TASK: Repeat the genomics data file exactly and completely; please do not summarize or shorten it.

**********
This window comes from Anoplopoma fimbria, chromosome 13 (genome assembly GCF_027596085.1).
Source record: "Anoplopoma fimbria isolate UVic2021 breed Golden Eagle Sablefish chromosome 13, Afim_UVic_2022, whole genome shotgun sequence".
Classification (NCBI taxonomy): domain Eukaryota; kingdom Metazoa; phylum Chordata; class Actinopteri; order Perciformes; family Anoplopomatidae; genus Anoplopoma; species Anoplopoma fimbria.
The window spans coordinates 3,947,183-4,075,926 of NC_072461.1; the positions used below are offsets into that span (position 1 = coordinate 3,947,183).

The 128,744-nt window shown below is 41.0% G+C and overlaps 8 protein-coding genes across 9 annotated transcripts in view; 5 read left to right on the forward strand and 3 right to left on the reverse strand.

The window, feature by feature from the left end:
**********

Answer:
This window comes from Anoplopoma fimbria, chromosome 13 (genome assembly GCF_027596085.1).
Source record: "Anoplopoma fimbria isolate UVic2021 breed Golden Eagle Sablefish chromosome 13, Afim_UVic_2022, whole genome shotgun sequence".
Classification (NCBI taxonomy): domain Eukaryota; kingdom Metazoa; phylum Chordata; class Actinopteri; order Perciformes; family Anoplopomatidae; genus Anoplopoma; species Anoplopoma fimbria.
The window spans coordinates 3,947,183-4,075,926 of NC_072461.1; the positions used below are offsets into that span (position 1 = coordinate 3,947,183).

The 128,744-nt window shown below is 41.0% G+C and overlaps 8 protein-coding genes across 9 annotated transcripts in view; 5 read left to right on the forward strand and 3 right to left on the reverse strand.

The window, feature by feature from the left end: